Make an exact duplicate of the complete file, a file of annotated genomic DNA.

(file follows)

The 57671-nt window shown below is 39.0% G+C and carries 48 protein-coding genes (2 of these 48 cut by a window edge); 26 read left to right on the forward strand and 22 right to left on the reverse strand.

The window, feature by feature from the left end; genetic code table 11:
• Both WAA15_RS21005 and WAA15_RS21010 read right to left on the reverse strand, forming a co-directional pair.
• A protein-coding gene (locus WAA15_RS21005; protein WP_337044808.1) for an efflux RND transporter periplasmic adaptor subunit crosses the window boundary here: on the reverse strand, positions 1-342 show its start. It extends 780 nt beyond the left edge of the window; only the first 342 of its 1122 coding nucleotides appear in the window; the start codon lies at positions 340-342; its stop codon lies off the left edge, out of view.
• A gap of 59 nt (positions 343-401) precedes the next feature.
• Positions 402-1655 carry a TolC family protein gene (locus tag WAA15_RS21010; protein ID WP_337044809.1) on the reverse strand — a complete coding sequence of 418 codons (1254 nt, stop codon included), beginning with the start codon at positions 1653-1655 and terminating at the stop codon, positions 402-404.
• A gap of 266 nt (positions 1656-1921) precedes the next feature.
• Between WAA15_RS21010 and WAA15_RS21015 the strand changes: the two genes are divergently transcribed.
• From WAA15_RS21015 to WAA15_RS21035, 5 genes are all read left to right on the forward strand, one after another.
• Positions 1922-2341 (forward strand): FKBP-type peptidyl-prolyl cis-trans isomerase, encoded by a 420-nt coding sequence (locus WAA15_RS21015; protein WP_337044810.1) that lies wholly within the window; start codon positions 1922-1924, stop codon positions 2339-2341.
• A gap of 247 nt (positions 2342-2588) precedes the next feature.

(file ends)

The 57671-nt window shown below is 39.0% G+C and carries 48 protein-coding genes (2 of these 48 cut by a window edge); 26 read left to right on the forward strand and 22 right to left on the reverse strand.

The window, feature by feature from the left end; genetic code table 11:
• Both WAA15_RS21005 and WAA15_RS21010 read right to left on the reverse strand, forming a co-directional pair.
• A protein-coding gene (locus WAA15_RS21005; protein WP_337044808.1) for an efflux RND transporter periplasmic adaptor subunit crosses the window boundary here: on the reverse strand, positions 1-342 show its start. It extends 780 nt beyond the left edge of the window; only the first 342 of its 1122 coding nucleotides appear in the window; the start codon lies at positions 340-342; its stop codon lies off the left edge, out of view.
• A gap of 59 nt (positions 343-401) precedes the next feature.
• Positions 402-1655 carry a TolC family protein gene (locus tag WAA15_RS21010; protein ID WP_337044809.1) on the reverse strand — a complete coding sequence of 418 codons (1254 nt, stop codon included), beginning with the start codon at positions 1653-1655 and terminating at the stop codon, positions 402-404.
• A gap of 266 nt (positions 1656-1921) precedes the next feature.
• Between WAA15_RS21010 and WAA15_RS21015 the strand changes: the two genes are divergently transcribed.
• From WAA15_RS21015 to WAA15_RS21035, 5 genes are all read left to right on the forward strand, one after another.
• Positions 1922-2341 (forward strand): FKBP-type peptidyl-prolyl cis-trans isomerase, encoded by a 420-nt coding sequence (locus WAA15_RS21015; protein WP_337044810.1) that lies wholly within the window; start codon positions 1922-1924, stop codon positions 2339-2341.
• A gap of 247 nt (positions 2342-2588) precedes the next feature.